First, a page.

The comedic heights of Dunne’s performance stand in stark contrast to his function in the second part of the narrative. As funny as Jack can be, he is the moral harbinger of the film, reminding David that he is responsible for horrible murders and that he must end his own life. This is a tough balancing act, but Jack never looses the audience’s sympathy or comes across as a garden-variety ghoul.

This proves to be difficult because in each subsequent scene, Dunne’s make-up grows more grotesque, first turning green and then becoming a flesh-draped skeleton. I was so happy when I learned in the special features that, when a sophisticated puppet takes Dunne’s place for the final stage of Jack’s decay, it was Dunne both operating the mouth and recording his audio live during filming of this sequence. This certainly qualifies “Puppet Jack” as part of Dunne’s performance, and it’s seamless. The special effect never comes across as a mere puppet, but as an extension of Jack because of Baker’s expertise and Dunne’s vocal performance.
Though I tend to disagree with almost every decision made by the Academy of Motion Picture Arts and Sciences since 1929, they were clearly in the right to give the first Best Make-up Oscar to Baker in 1981. (He would go on to win an additional six Oscars in this category.) I wish the Academy would have gone a step further and nominated Griffin Dunne for Best Supporting Actor. He clearly would have faced stiff competition at the Oscars that year, and sure, sentimental favorite John Gielgud would have still won for his comic turn in the now unwatchable Arthur. But does anyone even remember the film Only When I Laugh? Good Christ, the film received THREE acting nominations: Marsha Mason, James Coco, and Joan Hackett. I would suggest Dunne’s nomination should have taken Coco’s place. Sorry, James.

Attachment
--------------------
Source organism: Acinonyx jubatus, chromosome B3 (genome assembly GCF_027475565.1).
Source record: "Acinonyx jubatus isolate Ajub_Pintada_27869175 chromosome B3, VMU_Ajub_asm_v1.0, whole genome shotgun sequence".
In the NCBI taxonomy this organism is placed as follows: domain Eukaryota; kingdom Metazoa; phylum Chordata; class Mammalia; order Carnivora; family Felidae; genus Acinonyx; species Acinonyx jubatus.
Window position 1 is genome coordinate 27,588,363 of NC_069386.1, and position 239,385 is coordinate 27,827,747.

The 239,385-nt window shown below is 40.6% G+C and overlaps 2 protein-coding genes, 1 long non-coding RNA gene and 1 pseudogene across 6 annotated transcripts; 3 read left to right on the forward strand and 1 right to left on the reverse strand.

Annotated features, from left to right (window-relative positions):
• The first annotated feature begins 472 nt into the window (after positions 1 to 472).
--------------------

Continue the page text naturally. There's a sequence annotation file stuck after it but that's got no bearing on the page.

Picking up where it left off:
In American Werewolf in London, Griffin Dunne gives a performance for the ages. It’s the perfect synergy of script, performance, make-up, and cinematography. It’s a great horror performance.


  1. He is also wholly responsible for what is, to me, the single most disturbing aspect of the film: his screams as he's being torn apart. Even after seeing it multiple times, it really got to me when I was a teenager -- hell, it still kinda does NOW.
    Top notch performance.

    1. Unrelated but I love seeing your name pop up here! :) <3

  2. This is in my top 5 all time favorite horror movies! Griffin Dunne is a big reason why. I also love him in After Hours. He almost feels like a Hitchcock character, so put upon by the world but somehow still kind of funny at times as he gets more desperate. Very Jimmy Stewart-like quality.

    Great piece, JB!

  3. It's a top 5 horror for me and it mostly has to do with Dunn's performance.